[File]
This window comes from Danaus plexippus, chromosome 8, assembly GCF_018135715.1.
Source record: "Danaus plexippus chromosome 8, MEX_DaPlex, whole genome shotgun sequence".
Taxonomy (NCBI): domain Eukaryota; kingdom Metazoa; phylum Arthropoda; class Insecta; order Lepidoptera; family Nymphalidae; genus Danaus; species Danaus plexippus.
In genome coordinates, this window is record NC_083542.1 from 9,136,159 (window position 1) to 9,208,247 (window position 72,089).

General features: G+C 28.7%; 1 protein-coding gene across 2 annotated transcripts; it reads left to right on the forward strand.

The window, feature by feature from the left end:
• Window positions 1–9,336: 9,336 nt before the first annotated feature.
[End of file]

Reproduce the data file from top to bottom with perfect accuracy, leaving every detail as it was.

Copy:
This window comes from Danaus plexippus, chromosome 8, assembly GCF_018135715.1.
Source record: "Danaus plexippus chromosome 8, MEX_DaPlex, whole genome shotgun sequence".
Taxonomy (NCBI): domain Eukaryota; kingdom Metazoa; phylum Arthropoda; class Insecta; order Lepidoptera; family Nymphalidae; genus Danaus; species Danaus plexippus.
In genome coordinates, this window is record NC_083542.1 from 9,136,159 (window position 1) to 9,208,247 (window position 72,089).

General features: G+C 28.7%; 1 protein-coding gene across 2 annotated transcripts; it reads left to right on the forward strand.

The window, feature by feature from the left end:
• Window positions 1–9,336: 9,336 nt before the first annotated feature.